• Ex- Fentress library director took public funds for private use – Herald Citizen (USA). “The former director of the Fentress County Library pocketed more than $40,000 in public money to cover her own personal expenses, an investigation by the state Comptroller’s office has found. Investigators determined that Leslie Pullins used a variety of schemes to take money from the library over a period that lasted nearly three and a half years.”
  • The Lemony Snicket Prize for Noble Librarians Faced With Adversity – ALA (USA). “It is of the opinion of Lemony Snicket, author, reader, and alleged malcontent, that librarians have suffered enough. Therefore he is establishing an annual prize honoring a librarian who has faced adversity with integrity and dignity intact. The prize will be a generous amount of cash from Mr. Snicket’s disreputable gains, along with an odd, symbolic object from his private stash, and a certificate, which may or may not be suitable for framing. It is Mr. Snicket’s hope, and the ALA’s, that the Snicket Prize will remind readers everywhere of the joyous importance of librarians and the trouble that is all too frequently unleashed upon  them.”
  • What is a library? – Narrative.ly (USA). “no librarians work at the teen library—youth counselors run the place … The teen library’s daily and monthly programs are tailored to this vulnerable population, hosting daily GED prep classes, an annual college fair, health classes, gang awareness programs, a chess club, CPR training, a Regents Exam prep club, a streaming radio station via the recording studio, an annual science fair, and scores of other activities.”

“Libraries are aggressively moving into a range of services that aren’t necessarily related to book lending,” says Lee Rainie, director of the Pew Research Center’s Internet Project, a nonprofit research body that has published a series of reports about how technology is changing expectations of library offerings. “They are pretty radically rethinking their mission in the world”… “People walk in here and say, ‘This isn’t a library anymore!’ Well, you know what’s funny?” Anderson says, pausing to laugh. “It’s really not!” She says that sometimes people complain about the level of activity in the building, but she hasn’t been surprised to discover that much of her job description requires her to raise her voice above a whisper.”

Local UK news by authority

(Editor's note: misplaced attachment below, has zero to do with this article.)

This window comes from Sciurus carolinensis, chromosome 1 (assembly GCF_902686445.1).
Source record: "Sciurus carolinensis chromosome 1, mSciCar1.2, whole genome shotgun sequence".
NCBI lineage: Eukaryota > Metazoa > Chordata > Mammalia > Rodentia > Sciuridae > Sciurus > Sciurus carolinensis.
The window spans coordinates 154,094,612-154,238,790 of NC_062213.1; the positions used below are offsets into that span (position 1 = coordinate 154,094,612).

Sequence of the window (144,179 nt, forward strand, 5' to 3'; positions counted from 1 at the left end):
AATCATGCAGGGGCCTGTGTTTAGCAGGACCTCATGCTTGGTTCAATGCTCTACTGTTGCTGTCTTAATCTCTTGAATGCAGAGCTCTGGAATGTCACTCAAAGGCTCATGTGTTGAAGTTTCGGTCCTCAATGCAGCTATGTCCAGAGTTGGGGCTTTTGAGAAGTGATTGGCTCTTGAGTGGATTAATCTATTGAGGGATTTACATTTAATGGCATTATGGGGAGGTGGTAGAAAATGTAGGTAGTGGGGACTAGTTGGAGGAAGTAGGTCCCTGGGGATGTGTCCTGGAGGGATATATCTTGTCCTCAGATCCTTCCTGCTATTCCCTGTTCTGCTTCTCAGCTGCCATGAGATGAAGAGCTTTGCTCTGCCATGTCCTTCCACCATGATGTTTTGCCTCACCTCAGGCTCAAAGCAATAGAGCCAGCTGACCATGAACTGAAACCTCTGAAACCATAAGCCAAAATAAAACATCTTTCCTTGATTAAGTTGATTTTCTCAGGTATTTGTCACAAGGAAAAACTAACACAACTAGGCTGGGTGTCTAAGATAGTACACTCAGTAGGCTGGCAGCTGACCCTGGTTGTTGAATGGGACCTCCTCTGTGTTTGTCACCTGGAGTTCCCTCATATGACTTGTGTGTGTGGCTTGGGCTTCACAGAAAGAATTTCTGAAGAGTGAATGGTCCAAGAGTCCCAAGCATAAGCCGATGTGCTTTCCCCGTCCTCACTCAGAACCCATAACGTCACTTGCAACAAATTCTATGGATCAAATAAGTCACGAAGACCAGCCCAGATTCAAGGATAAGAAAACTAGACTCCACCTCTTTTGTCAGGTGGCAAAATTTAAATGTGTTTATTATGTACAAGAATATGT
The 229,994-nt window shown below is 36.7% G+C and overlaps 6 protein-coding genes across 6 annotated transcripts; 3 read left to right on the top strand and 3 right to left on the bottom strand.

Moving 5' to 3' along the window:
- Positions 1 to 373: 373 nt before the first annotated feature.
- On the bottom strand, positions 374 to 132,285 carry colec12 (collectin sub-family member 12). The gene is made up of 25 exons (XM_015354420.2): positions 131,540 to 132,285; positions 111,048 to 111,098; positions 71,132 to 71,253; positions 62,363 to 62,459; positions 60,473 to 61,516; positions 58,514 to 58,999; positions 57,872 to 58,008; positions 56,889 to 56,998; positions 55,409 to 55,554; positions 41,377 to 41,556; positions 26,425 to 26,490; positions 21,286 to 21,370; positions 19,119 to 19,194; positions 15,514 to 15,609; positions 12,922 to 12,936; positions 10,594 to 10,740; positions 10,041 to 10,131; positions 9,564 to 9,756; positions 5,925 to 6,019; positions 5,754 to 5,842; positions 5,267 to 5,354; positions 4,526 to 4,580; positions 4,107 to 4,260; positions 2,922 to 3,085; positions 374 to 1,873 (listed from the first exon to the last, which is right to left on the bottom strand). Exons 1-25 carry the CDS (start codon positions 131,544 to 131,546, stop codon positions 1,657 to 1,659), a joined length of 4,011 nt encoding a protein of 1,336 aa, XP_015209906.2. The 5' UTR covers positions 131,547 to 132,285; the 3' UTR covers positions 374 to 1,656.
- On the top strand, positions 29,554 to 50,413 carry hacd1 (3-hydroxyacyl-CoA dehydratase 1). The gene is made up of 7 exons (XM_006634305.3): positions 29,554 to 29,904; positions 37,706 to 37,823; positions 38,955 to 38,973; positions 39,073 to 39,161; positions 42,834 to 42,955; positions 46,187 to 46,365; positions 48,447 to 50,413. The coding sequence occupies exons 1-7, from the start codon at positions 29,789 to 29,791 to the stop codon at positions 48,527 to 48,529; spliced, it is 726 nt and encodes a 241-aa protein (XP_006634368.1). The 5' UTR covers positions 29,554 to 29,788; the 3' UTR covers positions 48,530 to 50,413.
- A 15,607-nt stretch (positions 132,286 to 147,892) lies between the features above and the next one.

• Derbyshire – Mobile library cuts will hit elderly and children, say Derbyshire villagers – Derby Telegraph. “The county council mobile library that visits Aston-On-Trent has more than 500 registered users, which residents point out amounts to a quarter of the village.” … council says “We’ve got some difficult decisions to make. Some services will remain, some will be run differently and some will have to stop. We don’t want to cut any services but we have no choice.”
  • Gloucestershire – Love your library and celebrate National Libraries Day – Cotswold Journal. “Libraries across Gloucestershire are taking part in the celebrations on Saturday, February 8 which will include meet the authors, Baby Bounce and Rhyme and the mobile library will be out and about around the county.”
  • Sheffield – Libraries are not a luxury – Yorkshire Post / Letters. “Anyone who says we don’t need all our local libraries needs to spend a day in one to find out what goes on. Talk to the users: why do they come, what do they need… what will they do if it closes? Because there are many people who simply can’t make it to the next nearest library. There are children, the elderly, the infirm, the poor, all depending on this gateway to a wider world.”
  • Staffordshire – Public invited to have their say on future of Staffordshire’s library service – Stoke Sentinel. “Coffee mornings will be held across the county’s main town libraries between February 4 and 14 as part of Staffordshire County Council’s consultation on its library service. Council chiefs say the service needs to adapt to the changing ways in which people access information. Mike Lawrence, cabinet member for communities, said: “Through the coffee mornings and the wider conversation, we want to hear what people value about their libraries, and how they think they could change to keep pace with changing technology, and lifestyles. This is about delivering a library offer that communities want and need, and that we can all afford.”